Sound Event Detection Using Duration Robust Loss Function

06/27/2020
by   Daichi Akiyama, et al.
0

Many methods of sound event detection (SED) based on machine learning regard a segmented time frame as one data sample to model training. However, the sound durations of sound events vary greatly depending on the sound event class, e.g., the sound event “fan” has a long time duration, while the sound event “mouse clicking” is instantaneous. The difference in the time duration between sound event classes thus causes a serious data imbalance problem in SED. In this paper, we propose a method for SED using a duration robust loss function, which can focus model training on sound events of short duration. In the proposed method, we focus on a relationship between the duration of the sound event and the ease/difficulty of model training. In particular, many sound events of long duration (e.g., sound event “fan”) are stationary sounds, which have less variation in their acoustic features and their model training is easy. Meanwhile, some sound events of short duration (e.g., sound event “object impact”) have more than one audio pattern, such as attack, decay, and release parts. We thus apply a class-wise reweighting to the binary-cross entropy loss function depending on the ease/difficulty of model training. Evaluation experiments conducted using TUT Sound Events 2016/2017 and TUT Acoustic Scenes 2016 datasets show that the proposed method respectively improves the detection performance of sound events by 3.15 and 4.37 percentage points in macro- and micro-Fscores compared with a conventional method using the binary-cross entropy loss function.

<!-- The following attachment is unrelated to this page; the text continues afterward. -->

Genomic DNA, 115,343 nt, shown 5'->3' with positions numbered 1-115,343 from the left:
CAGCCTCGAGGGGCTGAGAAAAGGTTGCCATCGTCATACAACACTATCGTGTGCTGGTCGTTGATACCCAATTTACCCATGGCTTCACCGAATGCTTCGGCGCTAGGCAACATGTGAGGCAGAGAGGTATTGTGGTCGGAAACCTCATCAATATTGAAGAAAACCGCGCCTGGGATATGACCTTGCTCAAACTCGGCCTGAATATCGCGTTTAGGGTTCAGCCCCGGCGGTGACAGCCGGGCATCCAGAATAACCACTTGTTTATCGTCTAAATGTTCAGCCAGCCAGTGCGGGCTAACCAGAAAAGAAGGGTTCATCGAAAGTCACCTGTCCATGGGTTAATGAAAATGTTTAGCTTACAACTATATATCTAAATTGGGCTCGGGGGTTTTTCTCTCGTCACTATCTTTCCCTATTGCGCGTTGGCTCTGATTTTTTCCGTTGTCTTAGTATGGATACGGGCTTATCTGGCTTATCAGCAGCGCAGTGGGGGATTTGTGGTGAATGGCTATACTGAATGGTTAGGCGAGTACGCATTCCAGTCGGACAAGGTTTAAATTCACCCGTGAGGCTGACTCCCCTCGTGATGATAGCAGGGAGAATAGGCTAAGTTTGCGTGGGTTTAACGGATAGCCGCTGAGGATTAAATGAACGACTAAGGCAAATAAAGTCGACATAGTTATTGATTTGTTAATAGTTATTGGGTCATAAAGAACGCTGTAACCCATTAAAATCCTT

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1 Introduction

Sound event detection (SED) is the task of detecting sound event labels and their onset/offset in an audio recording, where a sound event indicates a type of sound such as “people talking” and “bird singing” [1]

. SED plays an important role in realizing various applications using artificial intelligence in sounds, such as automatic life-logging, machine monitoring, automatic surveillance, media retrieval, and biomonitoring systems

[2, 3, 4, 5, 6, 7, 8].

Figure 1: Examples of durations of sound event instances and number of data samples
Sound event Duration Sound event Duration
(object) banging 0.78 s drawer 0.80 s
(object) impact 0.35 s fan 29.99 s
(object) rustling 2.24 s glass jingling 0.80 s
(object) snapping 0.46 s keyboard typing 0.21 s
(object) squeaking 0.74 s large vehicle 14.68 s
bird singing 7.63 s mouse clicking 0.14 s
brakes squeaking 1.65 s mouse wheeling 0.16 s
breathing 0.43 s people talking 4.09 s
car 6.88 s people walking 6.63 s
children 6.87 s washing dishes 4.15 s
cupboard 0.65 s water tap running 5.92 s
cutlery 0.74 s wind blowing 6.09 s
dishes 1.24 s
Table 1: Average duration of one sound event instance in datasets used for evaluation experiments (TUT Sound Events 2016, 2017, and TUT Acoustic Scenes 2016 development [12, 13])
Figure 2: Numbers of frames of sound events in dataset used for evaluation experiments

For machine-learning-based SED, many methods using neural networks, such as a convolutional neural network (CNN)

[9]

, recurrent neural network (RNN)